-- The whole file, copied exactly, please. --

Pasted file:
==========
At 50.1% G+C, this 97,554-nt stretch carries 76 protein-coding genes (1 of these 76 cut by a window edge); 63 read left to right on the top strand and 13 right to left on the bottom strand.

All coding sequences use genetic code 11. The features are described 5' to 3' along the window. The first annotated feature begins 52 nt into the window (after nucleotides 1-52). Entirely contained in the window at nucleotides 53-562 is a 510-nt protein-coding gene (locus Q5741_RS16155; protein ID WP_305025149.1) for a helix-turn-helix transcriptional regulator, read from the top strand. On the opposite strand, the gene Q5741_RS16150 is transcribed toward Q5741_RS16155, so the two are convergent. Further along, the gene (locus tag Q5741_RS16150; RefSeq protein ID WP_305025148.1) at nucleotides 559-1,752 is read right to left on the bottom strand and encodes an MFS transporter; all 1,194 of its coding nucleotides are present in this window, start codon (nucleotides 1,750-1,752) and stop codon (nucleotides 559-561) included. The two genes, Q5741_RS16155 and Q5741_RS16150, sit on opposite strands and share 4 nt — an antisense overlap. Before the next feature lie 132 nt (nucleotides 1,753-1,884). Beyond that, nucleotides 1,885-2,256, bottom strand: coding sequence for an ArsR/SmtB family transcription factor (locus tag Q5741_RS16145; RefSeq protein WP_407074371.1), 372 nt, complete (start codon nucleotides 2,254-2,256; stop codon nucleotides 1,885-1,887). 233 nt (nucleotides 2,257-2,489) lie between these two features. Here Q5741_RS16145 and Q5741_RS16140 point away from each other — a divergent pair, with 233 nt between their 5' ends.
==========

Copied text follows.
At 50.1% G+C, this 97,554-nt stretch carries 76 protein-coding genes (1 of these 76 cut by a window edge); 63 read left to right on the top strand and 13 right to left on the bottom strand.

All coding sequences use genetic code 11. The features are described 5' to 3' along the window. The first annotated feature begins 52 nt into the window (after nucleotides 1-52). Entirely contained in the window at nucleotides 53-562 is a 510-nt protein-coding gene (locus Q5741_RS16155; protein ID WP_305025149.1) for a helix-turn-helix transcriptional regulator, read from the top strand. On the opposite strand, the gene Q5741_RS16150 is transcribed toward Q5741_RS16155, so the two are convergent. Further along, the gene (locus tag Q5741_RS16150; RefSeq protein ID WP_305025148.1) at nucleotides 559-1,752 is read right to left on the bottom strand and encodes an MFS transporter; all 1,194 of its coding nucleotides are present in this window, start codon (nucleotides 1,750-1,752) and stop codon (nucleotides 559-561) included. The two genes, Q5741_RS16155 and Q5741_RS16150, sit on opposite strands and share 4 nt — an antisense overlap. Before the next feature lie 132 nt (nucleotides 1,753-1,884). Beyond that, nucleotides 1,885-2,256, bottom strand: coding sequence for an ArsR/SmtB family transcription factor (locus tag Q5741_RS16145; RefSeq protein WP_407074371.1), 372 nt, complete (start codon nucleotides 2,254-2,256; stop codon nucleotides 1,885-1,887). 233 nt (nucleotides 2,257-2,489) lie between these two features. Here Q5741_RS16145 and Q5741_RS16140 point away from each other — a divergent pair, with 233 nt between their 5' ends.